Red Hat Bugzilla – Bug 104698
Init script not too smart if squid dies without being shut down properly
Last modified: 2014-08-31 19:25:21 EDT
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User-Agent: Mozilla/4.0 (compatible; MSIE 6.0; Windows NT 5.1; .NET CLR
Description of problem:
If the master squid process crashes, is not shut down correctly, or is shut
down using 'squid -k shutdown', the .pid file can be left intact, causing the
init script to fail when an attempt is made to restart squid. This is because
the presence of the .pid file indicates to the script that squid is still
running, when in fact it might not be.
Ideally the script needs to check for the presence of squid processes (perhaps
using 'ps') and if squid is listed as a running process do not attempt to
start a second copy. Relying on the .pid file is at best a hack and is not
Version-Release number of selected component (if applicable):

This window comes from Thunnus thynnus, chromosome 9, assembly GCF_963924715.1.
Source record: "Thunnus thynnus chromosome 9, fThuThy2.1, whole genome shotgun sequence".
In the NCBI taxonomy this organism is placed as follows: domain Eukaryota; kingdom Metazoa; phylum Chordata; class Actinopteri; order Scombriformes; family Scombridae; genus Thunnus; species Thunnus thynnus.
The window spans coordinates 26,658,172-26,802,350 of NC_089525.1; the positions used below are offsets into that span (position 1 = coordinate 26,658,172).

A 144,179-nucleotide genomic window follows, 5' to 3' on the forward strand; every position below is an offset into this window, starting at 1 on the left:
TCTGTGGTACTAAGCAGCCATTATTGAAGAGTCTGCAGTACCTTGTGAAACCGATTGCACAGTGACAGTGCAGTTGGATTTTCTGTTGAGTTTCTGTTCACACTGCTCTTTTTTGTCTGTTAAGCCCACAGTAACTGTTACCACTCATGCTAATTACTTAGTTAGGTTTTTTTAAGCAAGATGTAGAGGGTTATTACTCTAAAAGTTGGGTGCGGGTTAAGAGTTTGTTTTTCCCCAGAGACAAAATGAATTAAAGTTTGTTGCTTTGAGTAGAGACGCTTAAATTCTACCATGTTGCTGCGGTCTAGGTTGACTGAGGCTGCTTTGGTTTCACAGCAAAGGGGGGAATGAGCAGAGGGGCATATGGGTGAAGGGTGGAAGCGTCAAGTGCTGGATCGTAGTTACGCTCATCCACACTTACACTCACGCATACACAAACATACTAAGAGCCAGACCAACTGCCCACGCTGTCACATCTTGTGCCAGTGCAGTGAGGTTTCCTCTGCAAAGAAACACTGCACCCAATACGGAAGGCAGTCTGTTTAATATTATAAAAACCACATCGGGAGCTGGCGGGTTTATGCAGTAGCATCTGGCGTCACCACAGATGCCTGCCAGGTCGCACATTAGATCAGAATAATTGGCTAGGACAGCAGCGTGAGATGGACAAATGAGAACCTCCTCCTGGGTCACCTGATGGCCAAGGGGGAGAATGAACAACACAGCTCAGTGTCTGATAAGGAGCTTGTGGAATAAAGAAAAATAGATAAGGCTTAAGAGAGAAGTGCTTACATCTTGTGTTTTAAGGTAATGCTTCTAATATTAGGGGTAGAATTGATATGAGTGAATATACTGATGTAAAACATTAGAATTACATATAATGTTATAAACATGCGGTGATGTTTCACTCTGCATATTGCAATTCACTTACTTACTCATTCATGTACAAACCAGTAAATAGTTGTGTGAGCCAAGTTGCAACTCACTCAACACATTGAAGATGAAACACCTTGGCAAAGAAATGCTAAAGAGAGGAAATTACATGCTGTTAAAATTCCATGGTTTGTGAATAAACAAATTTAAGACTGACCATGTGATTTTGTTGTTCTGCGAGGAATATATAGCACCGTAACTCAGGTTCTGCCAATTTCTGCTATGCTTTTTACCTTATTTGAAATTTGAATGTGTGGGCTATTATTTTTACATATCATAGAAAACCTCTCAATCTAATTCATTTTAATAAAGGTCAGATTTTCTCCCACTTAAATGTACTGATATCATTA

Steps to Reproduce:
1. Start squid
2. Shut squid down manually, or have the master process crash and die
3. Attempt to restart squid
Actual Results: Squid shuts down leaving a .pid file behind, creating
problems when squid is restarted with the init script as it believes squid is
Expected Results: Squid should be able to be started and the pid file get
An easy way to do this may be to test for the presence of the squid.pid file in
the start() routine, and if it does exist, run:
kill -0 `cat /var/run/squid.pid`
Test for a return code, if no return code then squid is still really running and
an error should be reported back. If something like 'kill - no such process' is
returned, then the pid file needs to be deleted and/or overwritten as it is
stale, and squid should be started.
This seems to work fine in rawhide--after stopping squid with either squid -k
shutdown or kill -9 "service squid start" started it without a problem.
Ditto, seems to be ok now. I'm happy for this to stay closed.